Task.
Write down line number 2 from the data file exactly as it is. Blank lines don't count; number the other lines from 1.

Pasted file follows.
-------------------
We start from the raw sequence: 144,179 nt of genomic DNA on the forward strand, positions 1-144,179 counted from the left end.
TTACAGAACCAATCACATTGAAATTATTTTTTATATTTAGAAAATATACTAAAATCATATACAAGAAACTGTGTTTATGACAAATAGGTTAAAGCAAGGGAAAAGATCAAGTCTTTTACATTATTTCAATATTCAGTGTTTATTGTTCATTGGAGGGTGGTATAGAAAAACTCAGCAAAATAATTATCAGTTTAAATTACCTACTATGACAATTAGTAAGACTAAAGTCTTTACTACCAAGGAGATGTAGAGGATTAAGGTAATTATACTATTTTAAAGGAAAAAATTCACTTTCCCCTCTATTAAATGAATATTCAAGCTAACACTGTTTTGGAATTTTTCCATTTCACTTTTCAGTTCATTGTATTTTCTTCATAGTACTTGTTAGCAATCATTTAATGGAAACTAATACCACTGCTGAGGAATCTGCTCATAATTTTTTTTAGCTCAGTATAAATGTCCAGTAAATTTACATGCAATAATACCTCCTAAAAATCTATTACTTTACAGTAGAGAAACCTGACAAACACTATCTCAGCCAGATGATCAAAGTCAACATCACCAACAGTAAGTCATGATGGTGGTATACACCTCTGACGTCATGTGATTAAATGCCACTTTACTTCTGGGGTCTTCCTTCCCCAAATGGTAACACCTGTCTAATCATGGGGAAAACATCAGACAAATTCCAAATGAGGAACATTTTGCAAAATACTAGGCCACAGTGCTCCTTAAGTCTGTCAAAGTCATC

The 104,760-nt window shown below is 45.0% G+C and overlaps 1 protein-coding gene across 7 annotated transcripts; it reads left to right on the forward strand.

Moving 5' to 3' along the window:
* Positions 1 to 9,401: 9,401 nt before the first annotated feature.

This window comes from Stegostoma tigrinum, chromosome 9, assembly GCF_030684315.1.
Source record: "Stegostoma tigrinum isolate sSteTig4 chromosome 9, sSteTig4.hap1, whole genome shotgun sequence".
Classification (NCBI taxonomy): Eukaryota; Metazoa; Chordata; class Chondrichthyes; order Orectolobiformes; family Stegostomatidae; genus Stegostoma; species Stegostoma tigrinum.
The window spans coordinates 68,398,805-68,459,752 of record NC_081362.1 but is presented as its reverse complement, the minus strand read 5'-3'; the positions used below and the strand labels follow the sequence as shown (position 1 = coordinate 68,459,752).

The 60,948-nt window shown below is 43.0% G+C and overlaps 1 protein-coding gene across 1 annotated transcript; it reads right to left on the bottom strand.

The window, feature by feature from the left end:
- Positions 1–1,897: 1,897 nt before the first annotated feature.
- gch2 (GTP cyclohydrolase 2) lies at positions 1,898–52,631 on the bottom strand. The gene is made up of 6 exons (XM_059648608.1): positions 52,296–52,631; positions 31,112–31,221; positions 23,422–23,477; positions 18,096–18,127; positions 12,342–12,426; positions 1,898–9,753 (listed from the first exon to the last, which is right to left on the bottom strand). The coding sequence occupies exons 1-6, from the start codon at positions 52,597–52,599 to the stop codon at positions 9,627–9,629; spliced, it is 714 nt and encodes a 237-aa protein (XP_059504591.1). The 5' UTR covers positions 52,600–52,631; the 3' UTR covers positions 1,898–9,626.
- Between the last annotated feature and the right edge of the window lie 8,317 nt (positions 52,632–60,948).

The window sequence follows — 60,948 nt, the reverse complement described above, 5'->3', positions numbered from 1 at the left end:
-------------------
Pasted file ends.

TTACAGAACCAATCACATTGAAATTATTTTTTATATTTAGAAAATATACTAAAATCATATACAAGAAACTGTGTTTATGACAAATAGGTTAAAGCAAGGGAAAAGATCAAGTCTTTTACATTATTTCAATATTCAGTGTTTATTGTTCATTGGAGGGTGGTATAGAAAAACTCAGCAAAATAATTATCAGTTTAAATTACCTACTATGACAATTAGTAAGACTAAAGTCTTTACTACCAAGGAGATGTAGAGGATTAAGGTAATTATACTATTTTAAAGGAAAAAATTCACTTTCCCCTCTATTAAATGAATATTCAAGCTAACACTGTTTTGGAATTTTTCCATTTCACTTTTCAGTTCATTGTATTTTCTTCATAGTACTTGTTAGCAATCATTTAATGGAAACTAATACCACTGCTGAGGAATCTGCTCATAATTTTTTTTAGCTCAGTATAAATGTCCAGTAAATTTACATGCAATAATACCTCCTAAAAATCTATTACTTTACAGTAGAGAAACCTGACAAACACTATCTCAGCCAGATGATCAAAGTCAACATCACCAACAGTAAGTCATGATGGTGGTATACACCTCTGACGTCATGTGATTAAATGCCACTTTACTTCTGGGGTCTTCCTTCCCCAAATGGTAACACCTGTCTAATCATGGGGAAAACATCAGACAAATTCCAAATGAGGAACATTTTGCAAAATACTAGGCCACAGTGCTCCTTAAGTCTGTCAAAGTCATC